What we do
The WCC 10th Assembly called the churches to join a pilgrimage of justice and peace. This call sets the direction for the WCC in the coming years. All WCC programmes aim to support the member churches and ecumenical partners to journey together, promoting justice and peace in our world as an expression of faith in the Triune God.
All programmes share a responsibility for strengthening relationships with member churches and ecumenical partners, spiritual life, youth engagement, inter-religious dialogue and cooperation and building a just community of women and men.
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The Ecumenical Water Network (EWN) strives to promote the preservation, responsible management and the equitable distribution of water for all, based on the understanding that water is a gift of God and a fundamental human right.
The WCC is a committed and consistent partner for Indigenous Peoples in their struggles for land, identity, language and survival of indigenous cultures.
The Faith and Order Commission promotes visible unity of Christians by dealing with theological questions that divide churches.
As an expression of its commitment to justice, human dignity and liberation the WCC, since its inception, has been a reliable partner of discriminated and excluded people in their struggles. This is a theological activity with people who are exposed to racism, indigenous peoples, migrants, Dalits and people with disabilities.
The Pan African Women’s Ecumenical Empowerment Network (PAWEEN) seeks to serve as a platform of academic study, spiritual reflection and action for women of African descent in all regions of the world. PAWEEN seeks to affirm and invite the deeper nurture of the community of men and women.
This body enables young people to develop their visions of the ecumenical movement.
The situation of the Middle East calls for collective efforts by ecumenical partners to achieve peace and justice at local, national, regional and international levels. The WCC aims to build a space where the entire ecumenical movement can put its collective energies and resources together for lasting peace.
Building just communities of women and men is a priority in all activities of the World Council of Churches as it sets out on a Pilgrimage of Justice and Peace. Just gender relations are essential for the transforming renewal of church and society.
This project accompanies and equips churches for advocacy in countries where religion is being used to fuel conflict.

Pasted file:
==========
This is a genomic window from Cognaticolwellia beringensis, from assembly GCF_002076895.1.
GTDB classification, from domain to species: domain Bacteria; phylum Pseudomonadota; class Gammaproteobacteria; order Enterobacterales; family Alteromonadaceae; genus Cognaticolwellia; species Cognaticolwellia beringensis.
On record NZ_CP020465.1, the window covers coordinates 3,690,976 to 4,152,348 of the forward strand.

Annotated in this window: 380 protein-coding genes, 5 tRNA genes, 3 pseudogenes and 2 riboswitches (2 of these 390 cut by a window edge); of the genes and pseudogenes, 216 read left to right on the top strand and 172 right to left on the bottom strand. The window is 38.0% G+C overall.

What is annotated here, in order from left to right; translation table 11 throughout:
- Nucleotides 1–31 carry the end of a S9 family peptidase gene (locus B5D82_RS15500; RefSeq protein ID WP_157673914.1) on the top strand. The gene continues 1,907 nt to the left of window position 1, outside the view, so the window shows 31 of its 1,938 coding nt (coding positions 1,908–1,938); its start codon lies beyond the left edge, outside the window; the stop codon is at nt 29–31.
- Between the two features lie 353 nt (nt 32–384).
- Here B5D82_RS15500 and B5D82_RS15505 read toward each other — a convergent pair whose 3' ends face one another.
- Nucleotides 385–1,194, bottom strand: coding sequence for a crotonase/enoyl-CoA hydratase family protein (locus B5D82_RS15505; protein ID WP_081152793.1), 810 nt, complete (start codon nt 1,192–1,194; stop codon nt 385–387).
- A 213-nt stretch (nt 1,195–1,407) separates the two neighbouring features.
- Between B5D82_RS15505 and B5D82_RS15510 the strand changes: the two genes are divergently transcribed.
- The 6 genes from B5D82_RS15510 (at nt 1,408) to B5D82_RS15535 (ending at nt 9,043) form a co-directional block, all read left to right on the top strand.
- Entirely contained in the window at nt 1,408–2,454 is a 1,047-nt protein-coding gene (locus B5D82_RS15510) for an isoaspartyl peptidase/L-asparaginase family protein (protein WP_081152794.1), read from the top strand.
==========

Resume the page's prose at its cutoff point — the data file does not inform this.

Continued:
This project encourages churches to explore traditional and newer dimensions of ecumenical spiritual life, continue work on the Week of Prayer for Christian Unity, and collect resources for worship and healing in community.
This project interprets and communicates a vision, embodied in the WCC's 1998 policy statement "Towards a common understanding and vision of the WCC", that seeks both to broaden the ecumenical movement and to serve it.
This project promotes the active participation of young adults in the life of churches and the ecumenical movement, helping them to network, and enabling them to express their concerns and visions.
Each year, EAPPI sends around 100 "ecumenical accompaniers" (EAs) from different countries to vulnerable communities in Palestine, where their task is to protect and show solidarity with those communities, and advocate on their behalf. EAs also accompany the Israeli peace movement in their activities.
The WCC work on eco-justice addresses the intrinsic connection between the ecological crises and socio-economic injustice.
Interns work in a WCC programme for a one-year period. During this time, they gain work experience in an ecumenical field and are given the tools to take this back to the local level.
This project brings the WCC's specific ecumenical perspective and experience to international dialogue and debate on mission and evangelism in the 21st century.
Among those churches which are not members of the WCC, the most notable is the Roman Catholic Church (RCC). Since 1965 a Joint Working Group, co-sponsored by the WCC and the RCC, has met regularly to discuss issues of common interest and promote cooperation.
The WCC Library and Archives form the institutional and historical memory of the World Council of Churches and the modern ecumenical movement. They ensure for future generations a long-term access to this unique and invaluable documentary resource and ecumenical heritage, while furthering ecumenical research and education locally and globally.
The Ecumenical Institute at Bossey near Geneva, Switzerland, provides a space for reflection and study to students from around the world. Each student leaves prepared to return to his or her home communities and churches renewed and transformed through learning, encounter and personal exchanges at Bossey. By cooperating and working closely with churches, the institute is a foundational piece in the strengthening of the WCC fellowship and the ecumenical movement.
The CWME offers spaces for sharing reflections, experiences, questions and discoveries on content and methods of Christian witness today.